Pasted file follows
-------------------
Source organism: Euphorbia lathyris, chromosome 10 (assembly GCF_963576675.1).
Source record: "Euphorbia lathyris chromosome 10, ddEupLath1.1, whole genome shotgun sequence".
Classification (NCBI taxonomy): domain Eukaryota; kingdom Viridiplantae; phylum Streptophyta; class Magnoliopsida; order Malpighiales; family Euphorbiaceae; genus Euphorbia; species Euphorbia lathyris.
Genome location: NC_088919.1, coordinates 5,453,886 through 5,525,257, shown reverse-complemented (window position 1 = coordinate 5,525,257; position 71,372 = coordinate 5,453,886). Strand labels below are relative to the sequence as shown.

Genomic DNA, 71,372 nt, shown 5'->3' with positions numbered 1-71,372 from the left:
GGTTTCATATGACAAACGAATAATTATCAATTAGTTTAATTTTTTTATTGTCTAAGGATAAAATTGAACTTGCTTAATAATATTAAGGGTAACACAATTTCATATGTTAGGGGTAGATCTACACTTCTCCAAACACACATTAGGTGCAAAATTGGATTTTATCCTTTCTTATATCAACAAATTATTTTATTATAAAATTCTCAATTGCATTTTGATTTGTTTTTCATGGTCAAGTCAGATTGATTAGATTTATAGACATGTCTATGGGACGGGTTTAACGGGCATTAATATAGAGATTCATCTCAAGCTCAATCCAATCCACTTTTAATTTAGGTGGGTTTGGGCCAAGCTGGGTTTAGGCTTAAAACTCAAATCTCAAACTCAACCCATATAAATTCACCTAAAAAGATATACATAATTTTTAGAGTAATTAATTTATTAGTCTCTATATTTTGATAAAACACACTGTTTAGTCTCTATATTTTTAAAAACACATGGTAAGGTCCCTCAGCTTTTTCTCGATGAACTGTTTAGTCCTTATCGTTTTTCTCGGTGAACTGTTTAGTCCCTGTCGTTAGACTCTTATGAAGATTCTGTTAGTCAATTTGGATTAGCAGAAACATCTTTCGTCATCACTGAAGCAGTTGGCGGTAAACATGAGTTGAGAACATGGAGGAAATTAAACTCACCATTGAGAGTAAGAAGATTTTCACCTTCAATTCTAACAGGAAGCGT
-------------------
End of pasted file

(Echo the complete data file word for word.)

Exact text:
Source organism: Euphorbia lathyris, chromosome 10 (assembly GCF_963576675.1).
Source record: "Euphorbia lathyris chromosome 10, ddEupLath1.1, whole genome shotgun sequence".
Classification (NCBI taxonomy): domain Eukaryota; kingdom Viridiplantae; phylum Streptophyta; class Magnoliopsida; order Malpighiales; family Euphorbiaceae; genus Euphorbia; species Euphorbia lathyris.
Genome location: NC_088919.1, coordinates 5,453,886 through 5,525,257, shown reverse-complemented (window position 1 = coordinate 5,525,257; position 71,372 = coordinate 5,453,886). Strand labels below are relative to the sequence as shown.

Genomic DNA, 71,372 nt, shown 5'->3' with positions numbered 1-71,372 from the left:
GGTTTCATATGACAAACGAATAATTATCAATTAGTTTAATTTTTTTATTGTCTAAGGATAAAATTGAACTTGCTTAATAATATTAAGGGTAACACAATTTCATATGTTAGGGGTAGATCTACACTTCTCCAAACACACATTAGGTGCAAAATTGGATTTTATCCTTTCTTATATCAACAAATTATTTTATTATAAAATTCTCAATTGCATTTTGATTTGTTTTTCATGGTCAAGTCAGATTGATTAGATTTATAGACATGTCTATGGGACGGGTTTAACGGGCATTAATATAGAGATTCATCTCAAGCTCAATCCAATCCACTTTTAATTTAGGTGGGTTTGGGCCAAGCTGGGTTTAGGCTTAAAACTCAAATCTCAAACTCAACCCATATAAATTCACCTAAAAAGATATACATAATTTTTAGAGTAATTAATTTATTAGTCTCTATATTTTGATAAAACACACTGTTTAGTCTCTATATTTTTAAAAACACATGGTAAGGTCCCTCAGCTTTTTCTCGATGAACTGTTTAGTCCTTATCGTTTTTCTCGGTGAACTGTTTAGTCCCTGTCGTTAGACTCTTATGAAGATTCTGTTAGTCAATTTGGATTAGCAGAAACATCTTTCGTCATCACTGAAGCAGTTGGCGGTAAACATGAGTTGAGAACATGGAGGAAATTAAACTCACCATTGAGAGTAAGAAGATTTTCACCTTCAATTCTAACAGGAAGCGT